Balancing the Outlandish with the Authentic

Lousy Weather Media releases Dwayne Duke’s “Shame Flashbacks”

by Ted Zep

Dwayne Duke is a man who lives life from microphone to microphone. Originally from Cleveland, the comedian has spent much of his career touring the Midwest and Florida plying his craft. In November of 2017, he recorded his upcoming release, Shame Flashbacks, at the gorgeous Rialto Theatre in Akron, Ohio.

Filtering anecdotes of his travel experiences around the country through the specific lens of a talented black, gay male in his late-20s, the album is composed of a collection of witty observations of life in America, circa 2018.

Duke shines brightest when narrating stories of the road. Whether recounting the awkwardness of being walked in on by a hotel housekeeper during a during a rather salacious one-night-stand in New York City, or living in a dumpy apartment in Las Vegas while remaining perennially drunk and facetiously being mistaken for a male escort, he doesn’t shy away from a good yarn.

Duke clearly gets a charge from shocking the audience. He has a cheeky charm and wit that allows him to deliver bawdy material without it feeling particularly prurient. He handily skips from a bit that warns men against sending d*** pics, to one in which he tells a tawdry tale about grabbing a police officer’s crotch, and yet a third about reading a romance novel that includes a scene involving a particularly, erm, ”invasive” sex act.

But there is still a part of him, the non-performer, which remains. He tells a crazy story about going to a strip club and having an insane encounter with five strippers. He plays the story for big laughs but doesn’t hesitate to state that he really dislikes strip clubs as a rule. And to the listener, it rings true.

Duke also mines gold from more somber material, as well. For instance, his piece about going in for a routine blood test plays succinctly off the nervous energy that anyone feels when they go in for such a procedure. The bit builds until he ends it with a sharp left turn that is borne both of comedy (and relief). It’s the tension in such bits that give his set pacing and flow. He balances the outlandish with the authentic.

Though he says it with a laugh, Duke reveals that he would be horrified to marry a dentist, drive a Prius and shop at Gap — in essence, to be “average.” It’s fair to say that most people don’t strive to be mundane, but that rarely comes up in daily conversation. It’s something of which is scarcely spoken. There is a certain amount of bravery required to admit it. Memorable comedy springs from the cross section of honesty, good storytelling and charisma. Duke got the mix right.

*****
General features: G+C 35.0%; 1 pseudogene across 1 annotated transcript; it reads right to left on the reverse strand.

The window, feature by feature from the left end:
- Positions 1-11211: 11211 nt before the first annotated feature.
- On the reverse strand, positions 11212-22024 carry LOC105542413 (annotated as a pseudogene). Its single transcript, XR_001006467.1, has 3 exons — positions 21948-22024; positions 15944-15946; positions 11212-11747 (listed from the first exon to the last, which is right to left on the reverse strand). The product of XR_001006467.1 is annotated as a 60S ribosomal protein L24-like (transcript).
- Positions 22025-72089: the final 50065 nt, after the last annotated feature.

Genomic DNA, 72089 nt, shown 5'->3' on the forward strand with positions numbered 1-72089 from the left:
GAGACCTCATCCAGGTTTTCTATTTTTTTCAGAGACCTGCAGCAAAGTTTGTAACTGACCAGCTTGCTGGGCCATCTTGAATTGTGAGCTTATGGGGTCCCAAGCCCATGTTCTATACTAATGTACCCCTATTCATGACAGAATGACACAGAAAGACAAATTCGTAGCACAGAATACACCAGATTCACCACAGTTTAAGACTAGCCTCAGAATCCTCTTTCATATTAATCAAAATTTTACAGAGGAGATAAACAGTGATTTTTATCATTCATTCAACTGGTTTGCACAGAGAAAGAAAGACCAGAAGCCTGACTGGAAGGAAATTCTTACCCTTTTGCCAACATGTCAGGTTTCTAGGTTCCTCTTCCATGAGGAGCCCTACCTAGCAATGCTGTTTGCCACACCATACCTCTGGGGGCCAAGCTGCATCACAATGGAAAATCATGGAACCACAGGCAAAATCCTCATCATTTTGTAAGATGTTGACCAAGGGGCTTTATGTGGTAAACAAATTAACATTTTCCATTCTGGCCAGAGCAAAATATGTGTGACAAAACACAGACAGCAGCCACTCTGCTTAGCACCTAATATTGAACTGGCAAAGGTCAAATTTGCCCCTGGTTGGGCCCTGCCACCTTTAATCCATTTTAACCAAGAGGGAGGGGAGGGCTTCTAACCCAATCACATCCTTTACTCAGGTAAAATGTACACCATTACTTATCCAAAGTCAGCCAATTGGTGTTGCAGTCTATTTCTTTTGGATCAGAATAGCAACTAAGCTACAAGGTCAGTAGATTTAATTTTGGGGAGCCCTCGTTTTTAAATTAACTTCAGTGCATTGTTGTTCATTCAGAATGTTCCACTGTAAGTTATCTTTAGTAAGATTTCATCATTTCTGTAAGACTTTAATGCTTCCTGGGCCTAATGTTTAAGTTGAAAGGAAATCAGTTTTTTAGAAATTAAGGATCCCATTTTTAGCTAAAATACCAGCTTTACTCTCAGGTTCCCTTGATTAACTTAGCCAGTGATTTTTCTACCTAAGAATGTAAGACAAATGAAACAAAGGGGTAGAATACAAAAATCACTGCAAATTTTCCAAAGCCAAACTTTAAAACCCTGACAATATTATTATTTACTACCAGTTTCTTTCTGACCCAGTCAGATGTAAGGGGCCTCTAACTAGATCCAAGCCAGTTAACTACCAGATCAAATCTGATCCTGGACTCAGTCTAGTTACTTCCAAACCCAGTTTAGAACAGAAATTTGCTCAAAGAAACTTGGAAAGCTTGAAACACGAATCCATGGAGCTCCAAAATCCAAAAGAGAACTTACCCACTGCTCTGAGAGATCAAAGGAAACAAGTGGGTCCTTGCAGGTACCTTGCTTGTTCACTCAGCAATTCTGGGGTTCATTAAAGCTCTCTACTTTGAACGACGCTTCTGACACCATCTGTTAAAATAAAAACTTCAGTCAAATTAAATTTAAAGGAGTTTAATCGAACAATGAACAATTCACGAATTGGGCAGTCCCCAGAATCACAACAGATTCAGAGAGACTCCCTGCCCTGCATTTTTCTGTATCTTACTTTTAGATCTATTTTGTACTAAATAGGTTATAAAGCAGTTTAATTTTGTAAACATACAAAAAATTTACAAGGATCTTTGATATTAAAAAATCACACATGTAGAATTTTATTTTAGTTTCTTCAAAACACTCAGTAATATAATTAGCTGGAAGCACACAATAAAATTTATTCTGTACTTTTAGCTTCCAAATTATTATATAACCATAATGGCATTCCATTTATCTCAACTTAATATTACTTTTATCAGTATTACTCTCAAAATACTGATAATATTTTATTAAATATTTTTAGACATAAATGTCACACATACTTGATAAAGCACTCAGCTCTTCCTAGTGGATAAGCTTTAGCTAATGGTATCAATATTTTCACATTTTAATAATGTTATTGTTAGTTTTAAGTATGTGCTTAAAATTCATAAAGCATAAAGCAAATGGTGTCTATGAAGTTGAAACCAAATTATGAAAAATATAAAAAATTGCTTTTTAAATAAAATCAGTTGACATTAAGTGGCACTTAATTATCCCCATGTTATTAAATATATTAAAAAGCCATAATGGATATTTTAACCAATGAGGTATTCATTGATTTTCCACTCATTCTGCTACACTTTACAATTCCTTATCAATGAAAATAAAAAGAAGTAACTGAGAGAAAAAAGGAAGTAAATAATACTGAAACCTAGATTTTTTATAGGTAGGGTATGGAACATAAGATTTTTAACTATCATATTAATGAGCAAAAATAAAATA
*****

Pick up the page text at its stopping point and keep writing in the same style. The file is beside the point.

While Dwayne Duke deserves the lion’s share of credit for the strength of the album, two other factors must certainly be acknowledged, the first of which being the Rialto Theatre. It is a small, hip venue located in the Kenmore neighborhood in the Southside of Akron. With a maximum capacity of fewer than 100, the room has a warm, frenetic energy to it. Owners Nate and Seth Vaill have created a supportive, dynamic space that allows for not only comedy, but music and live theater to thrive in a fertile environment. The Rialto is unquestionably one of the best kept secrets in Northeast Ohio, for now.

Secondly, the engineering staff of Lousy Weather Media and the individual in charge of mixing and mastering, Sean Ast. Comedy albums are astoundingly fragile propositions. Even when material and performance are on-point, if the vibe and temper of the room is lost in translation from microphone to tape, the project suffers. LWM and Ast did a notable job capturing the atmosphere and vigor of the room to the benefit of Duke.

“Shame Flashbacks” is an album that fires on all cylinders. Dwayne Duke mixes strong material and a magnetic performance to produce a raunchy and brash set of memorable comedy. The tone and content blend seamlessly to produce Duke’s thoroughly modern comic vision.

“Shame Flashbacks” will be available for purchase starting March 16 at

Dwayne Duke can be found at

(Photos courtesy of Lousy Weather Media)


Ted Zep grew up listening to Sam Kinison, Lenny Bruce and LaWanda Page. Fozzy Bear is his hero. He can be found daily at